Ukrainians make desperate escape from floods after dam collapse as shelling echoes overhead
KHERSON, Ukraine (AP) — As shelling from Russia’s war on Ukraine echoed overhead, dozens of evacuees on an island in the Dnieper River scurried onto the tops of military trucks or into rafts to flee rising floodwaters caused by a dam breach upstream.
The unnerving bark of dogs left behind further soured the mood of those ferried to safety. A woman in one raft clutched the head of her despondent daughter. A stalled military truck stuck in swelling waters raised the panic level as Red Cross teams tried to manage an orderly evacuation.
Nobody knew just how high the waters rushing through a gaping hole in the Kakhovka dam would rise, or whether people or pets would escape alive.
The scrambled evacuation by boat and military truck from an island neighborhood off the southern Ukrainian city of Kherson downstream on Tuesday testified to the latest human chaos caused by Russia’s war in Ukraine.
Ukrainian authorities accused Russian forces of purposely destroying the dam. Russian authorities blamed recent Ukrainian military strikes.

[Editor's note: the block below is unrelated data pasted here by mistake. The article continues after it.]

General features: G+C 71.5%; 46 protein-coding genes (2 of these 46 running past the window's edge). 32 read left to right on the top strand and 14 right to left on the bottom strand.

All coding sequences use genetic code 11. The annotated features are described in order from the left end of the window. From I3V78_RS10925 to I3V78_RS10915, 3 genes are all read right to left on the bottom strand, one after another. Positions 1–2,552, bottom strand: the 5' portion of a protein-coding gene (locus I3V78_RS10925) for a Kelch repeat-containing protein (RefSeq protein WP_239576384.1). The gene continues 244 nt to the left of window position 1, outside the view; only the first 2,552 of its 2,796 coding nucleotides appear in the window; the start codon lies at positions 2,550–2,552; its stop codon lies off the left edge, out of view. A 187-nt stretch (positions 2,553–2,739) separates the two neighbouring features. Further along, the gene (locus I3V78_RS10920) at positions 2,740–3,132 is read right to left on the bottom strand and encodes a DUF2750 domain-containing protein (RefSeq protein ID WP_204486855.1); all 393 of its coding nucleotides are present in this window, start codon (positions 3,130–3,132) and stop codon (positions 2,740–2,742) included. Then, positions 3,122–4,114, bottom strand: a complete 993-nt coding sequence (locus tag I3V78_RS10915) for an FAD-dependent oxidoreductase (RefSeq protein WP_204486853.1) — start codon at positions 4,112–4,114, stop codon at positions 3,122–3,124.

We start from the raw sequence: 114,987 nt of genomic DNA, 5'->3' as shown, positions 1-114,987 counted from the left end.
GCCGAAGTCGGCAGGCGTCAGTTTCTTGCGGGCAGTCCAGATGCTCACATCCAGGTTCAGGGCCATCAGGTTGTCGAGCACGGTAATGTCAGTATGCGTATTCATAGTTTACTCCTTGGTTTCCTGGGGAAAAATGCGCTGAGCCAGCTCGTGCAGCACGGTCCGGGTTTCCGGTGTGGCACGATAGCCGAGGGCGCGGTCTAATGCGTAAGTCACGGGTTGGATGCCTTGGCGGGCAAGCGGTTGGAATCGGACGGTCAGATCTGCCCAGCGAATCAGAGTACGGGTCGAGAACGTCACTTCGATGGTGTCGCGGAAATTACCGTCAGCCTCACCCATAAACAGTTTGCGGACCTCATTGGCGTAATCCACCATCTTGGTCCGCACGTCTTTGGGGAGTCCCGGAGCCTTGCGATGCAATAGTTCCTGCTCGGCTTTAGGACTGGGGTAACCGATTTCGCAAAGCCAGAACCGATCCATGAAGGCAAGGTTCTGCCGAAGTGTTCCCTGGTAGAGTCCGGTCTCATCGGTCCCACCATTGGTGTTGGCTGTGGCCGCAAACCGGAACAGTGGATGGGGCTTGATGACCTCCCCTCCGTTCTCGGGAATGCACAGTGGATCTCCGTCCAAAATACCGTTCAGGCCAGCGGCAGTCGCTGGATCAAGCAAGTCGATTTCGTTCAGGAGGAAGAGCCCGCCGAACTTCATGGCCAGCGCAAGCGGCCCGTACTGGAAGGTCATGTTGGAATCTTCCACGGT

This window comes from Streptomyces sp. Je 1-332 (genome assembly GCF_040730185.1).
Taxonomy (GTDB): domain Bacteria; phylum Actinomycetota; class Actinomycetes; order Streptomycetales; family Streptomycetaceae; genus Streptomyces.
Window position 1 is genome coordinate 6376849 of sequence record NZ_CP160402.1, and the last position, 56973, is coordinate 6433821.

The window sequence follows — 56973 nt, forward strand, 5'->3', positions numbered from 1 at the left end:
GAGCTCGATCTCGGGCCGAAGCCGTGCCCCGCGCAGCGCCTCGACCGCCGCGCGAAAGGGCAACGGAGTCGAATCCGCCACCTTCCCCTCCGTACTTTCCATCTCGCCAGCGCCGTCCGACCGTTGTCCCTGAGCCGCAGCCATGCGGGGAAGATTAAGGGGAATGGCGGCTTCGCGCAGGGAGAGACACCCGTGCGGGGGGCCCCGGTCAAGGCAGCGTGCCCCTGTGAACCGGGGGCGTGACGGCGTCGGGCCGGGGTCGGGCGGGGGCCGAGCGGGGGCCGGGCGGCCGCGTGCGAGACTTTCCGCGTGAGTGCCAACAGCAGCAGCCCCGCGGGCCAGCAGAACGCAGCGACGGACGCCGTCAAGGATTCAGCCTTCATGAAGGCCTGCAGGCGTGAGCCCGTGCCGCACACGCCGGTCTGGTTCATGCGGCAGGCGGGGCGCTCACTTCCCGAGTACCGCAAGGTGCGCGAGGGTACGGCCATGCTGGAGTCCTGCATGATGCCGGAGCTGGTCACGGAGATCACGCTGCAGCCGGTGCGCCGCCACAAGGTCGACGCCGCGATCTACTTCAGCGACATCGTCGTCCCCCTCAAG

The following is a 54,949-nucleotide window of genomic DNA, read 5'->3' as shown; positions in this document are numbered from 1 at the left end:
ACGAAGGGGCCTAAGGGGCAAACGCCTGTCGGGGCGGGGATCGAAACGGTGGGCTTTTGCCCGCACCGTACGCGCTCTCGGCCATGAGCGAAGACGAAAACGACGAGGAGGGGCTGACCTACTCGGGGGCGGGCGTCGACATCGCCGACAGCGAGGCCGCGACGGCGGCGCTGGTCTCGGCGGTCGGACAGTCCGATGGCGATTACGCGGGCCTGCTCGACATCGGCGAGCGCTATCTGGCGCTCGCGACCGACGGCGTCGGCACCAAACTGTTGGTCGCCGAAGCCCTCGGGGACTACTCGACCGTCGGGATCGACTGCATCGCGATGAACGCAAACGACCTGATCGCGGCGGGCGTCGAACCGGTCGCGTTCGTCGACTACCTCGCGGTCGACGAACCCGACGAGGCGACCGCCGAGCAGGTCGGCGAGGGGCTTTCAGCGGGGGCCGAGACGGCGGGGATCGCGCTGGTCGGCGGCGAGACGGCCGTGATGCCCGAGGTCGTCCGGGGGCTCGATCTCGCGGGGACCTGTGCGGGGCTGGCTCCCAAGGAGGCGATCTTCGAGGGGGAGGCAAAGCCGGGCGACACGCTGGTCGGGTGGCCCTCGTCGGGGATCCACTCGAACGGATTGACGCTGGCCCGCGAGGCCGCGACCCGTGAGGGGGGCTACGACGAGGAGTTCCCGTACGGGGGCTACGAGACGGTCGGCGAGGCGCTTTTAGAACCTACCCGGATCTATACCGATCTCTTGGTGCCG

White woman who fatally shot Black neighbor is arrested in Florida
OCALA, Fla. (AP) — A Florida woman accused of fatally shooting her neighbor last week in the violent culmination of what the sheriff described as a 2 1/2-year feud was arrested Tuesday, the Marion County Sheriff’s Office said.
Susan Louise Lorincz, 58, who is white, was arrested on charges of manslaughter with a firearm, culpable negligence, battery and two counts of assault in the death of Ajike Owens, a Black mother of four, Sheriff Billy Woods said in a statement.
Authorities came under pressure Tuesday to arrest and charge the white woman who fired through her front her door and killed a Black neighbor in a case that has put Florida’s divisive stand your ground law back into the spotlight.
Woods said that this was not a stand your ground case but “simply a killing.”
When interviewed, Lorincz claimed that she acted in self-defense and that Owens had been trying to break down her door prior to her discharging her firearm. Lorincz also claimed that Owens had come after her in the past and had previously attacked her. Through their investigation – including obtaining the statements of eyewitnesses – detectives were able to establish that Lorincz’s actions were not justifiable under Florida law, a statement from the sheriff's office said.
Pope Francis to undergo intestinal surgery under general anesthesia
ROME (AP) — Pope Francis went to the hospital Wednesday to undergo abdominal surgery to treat an intestinal blockage, two years after he had 33 centimeters (13 inches) of his colon removed because of a narrowing of the large intestine.
The Vatican said Francis, 86, would be put under general anesthesia for the procedure Wednesday afternoon and would be hospitalized at Rome's Gemelli hospital for several days.
Francis' Fiat 500 car pulled out of the Vatican shortly after 11 a.m. with an escort, and arrived at the Gemelli some 20 minutes later.